When Is a Blood Transfusion Really Necessary?
“Blood transfusion has not been shown to reduce morbidity and mortality in surgical patients.” -National Anemia Action Council
What determines when a transfusion is given?
If you ask different surgeons the answer will vary as widely as the goal zones on a soccer field.
The official answer is that a 'transfusion trigger' determines when a blood transfusion is compulsory. It is defined by the Transfusion Medicine Bulletin as the “minimal hematocrit or hemoglobin level at which adult patients require transfusions.”
However, the facts clearly show that transfusions are given by different surgeons using different criteria. For example a National Institutes of Health panel investigating the use of post surgical blood transfusions discovered that 25% of transfused units of blood were unnecessary because they were using the transfusion trigger – which the NIH called ‘misinformed.’ -Fred J. McGlynn, M.D.
"There is too much confusion and controversy over blood transfusions today.
It is amazing to me that in 2007, we don't know how to appropriately prescribe transfusion.” -Science Digest - Dr. Sunil Rao, Cardiologist, Duke University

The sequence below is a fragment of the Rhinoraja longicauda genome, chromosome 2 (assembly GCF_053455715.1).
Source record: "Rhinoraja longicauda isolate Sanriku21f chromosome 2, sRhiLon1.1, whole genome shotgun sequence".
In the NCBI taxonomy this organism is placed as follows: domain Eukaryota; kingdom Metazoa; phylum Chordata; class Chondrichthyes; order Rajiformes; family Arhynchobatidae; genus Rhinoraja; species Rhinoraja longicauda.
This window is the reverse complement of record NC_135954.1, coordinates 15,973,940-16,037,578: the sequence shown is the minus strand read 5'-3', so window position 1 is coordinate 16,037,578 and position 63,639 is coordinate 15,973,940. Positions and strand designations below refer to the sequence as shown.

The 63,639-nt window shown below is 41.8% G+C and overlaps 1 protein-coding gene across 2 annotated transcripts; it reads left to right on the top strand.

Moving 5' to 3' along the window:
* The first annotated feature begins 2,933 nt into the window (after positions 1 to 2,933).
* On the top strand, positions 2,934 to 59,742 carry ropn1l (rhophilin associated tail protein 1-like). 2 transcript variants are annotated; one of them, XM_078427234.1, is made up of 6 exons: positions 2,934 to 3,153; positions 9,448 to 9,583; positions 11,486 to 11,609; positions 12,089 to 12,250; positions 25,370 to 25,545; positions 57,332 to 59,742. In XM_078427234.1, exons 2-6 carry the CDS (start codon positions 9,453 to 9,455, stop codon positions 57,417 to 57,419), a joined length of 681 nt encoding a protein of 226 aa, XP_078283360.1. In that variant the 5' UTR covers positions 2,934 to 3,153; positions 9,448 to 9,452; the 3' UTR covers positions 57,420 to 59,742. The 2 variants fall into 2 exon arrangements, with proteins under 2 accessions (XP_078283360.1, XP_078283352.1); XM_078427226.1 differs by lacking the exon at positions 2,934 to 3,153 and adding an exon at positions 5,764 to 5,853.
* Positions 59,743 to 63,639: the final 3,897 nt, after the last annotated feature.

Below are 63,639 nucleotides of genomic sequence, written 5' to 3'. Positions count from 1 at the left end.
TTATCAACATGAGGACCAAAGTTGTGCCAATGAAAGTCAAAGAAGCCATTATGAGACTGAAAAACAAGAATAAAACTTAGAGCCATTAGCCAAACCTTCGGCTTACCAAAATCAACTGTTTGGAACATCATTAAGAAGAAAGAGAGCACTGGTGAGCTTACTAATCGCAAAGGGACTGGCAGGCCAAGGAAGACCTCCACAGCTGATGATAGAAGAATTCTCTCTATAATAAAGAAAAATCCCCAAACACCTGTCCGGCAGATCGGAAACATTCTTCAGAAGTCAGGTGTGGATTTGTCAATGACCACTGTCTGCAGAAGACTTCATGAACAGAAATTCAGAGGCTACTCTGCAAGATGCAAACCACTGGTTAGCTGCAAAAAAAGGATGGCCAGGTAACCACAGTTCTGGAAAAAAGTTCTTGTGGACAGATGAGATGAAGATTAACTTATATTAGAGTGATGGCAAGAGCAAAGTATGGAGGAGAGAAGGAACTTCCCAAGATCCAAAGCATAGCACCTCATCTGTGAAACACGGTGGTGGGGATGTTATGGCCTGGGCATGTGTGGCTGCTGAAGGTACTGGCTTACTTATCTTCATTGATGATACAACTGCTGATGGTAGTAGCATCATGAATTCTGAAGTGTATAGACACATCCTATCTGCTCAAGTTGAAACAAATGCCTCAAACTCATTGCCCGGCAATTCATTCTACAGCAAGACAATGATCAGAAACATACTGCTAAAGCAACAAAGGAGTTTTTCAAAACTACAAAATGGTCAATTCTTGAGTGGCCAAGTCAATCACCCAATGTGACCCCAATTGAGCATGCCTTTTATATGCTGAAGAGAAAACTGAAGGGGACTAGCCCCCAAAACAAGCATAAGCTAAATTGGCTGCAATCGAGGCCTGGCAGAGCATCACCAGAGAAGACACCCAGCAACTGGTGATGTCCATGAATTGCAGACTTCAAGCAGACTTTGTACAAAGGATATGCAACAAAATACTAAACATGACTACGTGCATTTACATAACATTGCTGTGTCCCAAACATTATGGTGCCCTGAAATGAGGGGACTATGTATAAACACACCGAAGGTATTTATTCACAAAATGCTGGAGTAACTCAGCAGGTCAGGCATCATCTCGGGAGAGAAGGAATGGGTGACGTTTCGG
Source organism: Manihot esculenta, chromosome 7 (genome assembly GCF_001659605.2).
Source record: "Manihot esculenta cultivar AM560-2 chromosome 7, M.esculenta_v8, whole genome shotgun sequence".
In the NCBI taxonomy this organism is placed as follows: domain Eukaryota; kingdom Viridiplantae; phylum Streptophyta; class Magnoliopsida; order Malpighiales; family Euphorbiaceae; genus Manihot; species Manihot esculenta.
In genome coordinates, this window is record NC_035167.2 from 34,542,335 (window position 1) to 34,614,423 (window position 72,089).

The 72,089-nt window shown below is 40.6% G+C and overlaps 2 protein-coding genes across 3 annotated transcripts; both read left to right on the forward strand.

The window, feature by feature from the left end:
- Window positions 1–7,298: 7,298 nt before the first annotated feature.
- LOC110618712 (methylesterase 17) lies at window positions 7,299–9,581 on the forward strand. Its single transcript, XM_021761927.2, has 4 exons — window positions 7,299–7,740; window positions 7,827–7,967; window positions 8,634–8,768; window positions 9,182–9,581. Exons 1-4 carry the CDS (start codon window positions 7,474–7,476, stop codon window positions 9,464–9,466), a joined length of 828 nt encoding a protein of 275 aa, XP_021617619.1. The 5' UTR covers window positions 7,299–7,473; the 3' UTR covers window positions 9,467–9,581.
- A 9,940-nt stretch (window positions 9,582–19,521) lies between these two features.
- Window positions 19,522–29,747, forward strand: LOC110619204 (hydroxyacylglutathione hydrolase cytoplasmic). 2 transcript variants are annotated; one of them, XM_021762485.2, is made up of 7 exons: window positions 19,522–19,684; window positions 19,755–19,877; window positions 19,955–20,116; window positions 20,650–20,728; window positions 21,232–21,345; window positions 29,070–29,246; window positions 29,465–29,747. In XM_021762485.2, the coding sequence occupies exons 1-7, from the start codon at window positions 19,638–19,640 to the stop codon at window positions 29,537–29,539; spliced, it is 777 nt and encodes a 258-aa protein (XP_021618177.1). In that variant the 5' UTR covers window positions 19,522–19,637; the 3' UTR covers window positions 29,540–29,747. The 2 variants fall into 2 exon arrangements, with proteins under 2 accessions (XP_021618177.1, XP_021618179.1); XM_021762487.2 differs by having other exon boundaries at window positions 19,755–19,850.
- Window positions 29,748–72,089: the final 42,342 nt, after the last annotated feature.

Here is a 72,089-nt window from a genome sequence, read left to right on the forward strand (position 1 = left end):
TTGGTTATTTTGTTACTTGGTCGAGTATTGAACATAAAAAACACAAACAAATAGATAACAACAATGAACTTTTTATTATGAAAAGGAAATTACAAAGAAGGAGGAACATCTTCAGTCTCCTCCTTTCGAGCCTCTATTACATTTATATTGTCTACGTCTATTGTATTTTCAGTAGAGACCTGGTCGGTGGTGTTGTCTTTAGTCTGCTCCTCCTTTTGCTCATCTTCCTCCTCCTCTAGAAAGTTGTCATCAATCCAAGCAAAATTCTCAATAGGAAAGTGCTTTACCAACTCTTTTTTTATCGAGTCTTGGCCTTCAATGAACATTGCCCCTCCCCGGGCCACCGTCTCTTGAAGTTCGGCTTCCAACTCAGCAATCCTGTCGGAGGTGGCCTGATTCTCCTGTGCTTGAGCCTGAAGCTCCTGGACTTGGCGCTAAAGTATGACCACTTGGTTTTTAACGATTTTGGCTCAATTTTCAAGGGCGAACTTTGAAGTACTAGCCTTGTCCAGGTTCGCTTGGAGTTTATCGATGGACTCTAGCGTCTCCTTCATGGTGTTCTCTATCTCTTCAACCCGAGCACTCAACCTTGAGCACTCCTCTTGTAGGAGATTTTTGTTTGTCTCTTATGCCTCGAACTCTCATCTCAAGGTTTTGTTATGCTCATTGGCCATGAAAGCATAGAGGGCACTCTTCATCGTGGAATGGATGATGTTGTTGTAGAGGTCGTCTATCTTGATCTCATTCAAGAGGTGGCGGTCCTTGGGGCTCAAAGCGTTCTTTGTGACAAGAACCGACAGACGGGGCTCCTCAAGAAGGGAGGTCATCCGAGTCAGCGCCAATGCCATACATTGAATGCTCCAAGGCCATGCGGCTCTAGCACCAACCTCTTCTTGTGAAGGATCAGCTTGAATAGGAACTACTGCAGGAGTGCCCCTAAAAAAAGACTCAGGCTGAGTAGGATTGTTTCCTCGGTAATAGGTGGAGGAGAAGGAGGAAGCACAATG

The transfusion trigger – the traditional decision maker
The transfusion trigger was established over 60 years ago when the science of blood transfusions was in its raw infancy stage. Was this trigger based on scientific research? “First proposed in 1942, the ‘10/30’ rule has become more a matter of faith than data.” The CRIT Study: Anemia and Blood Transfusion. Another expert states that the misunderstandings about when to transfuse blood go back even further. "For 100 years we've assumed blood transfusions are good for people, but most of these clinical practices grew before we had the research to support it." Neil Blumberg, M.D., professor of Pathology and Laboratory Medicine and director of Transfusion Medicine at the University of Rochester Medical Center.
These two quotations make this conclusion: every time a blood transfusion is given it is based on inaccurate assumptions made decades ago. The decision of when to transfuse is based on medical traditions and not on scientific facts. People were driving horse drawn buggies when blood transfusions were developed and there grandsons were still driving Model T’s when the 10/30 rule was suggested.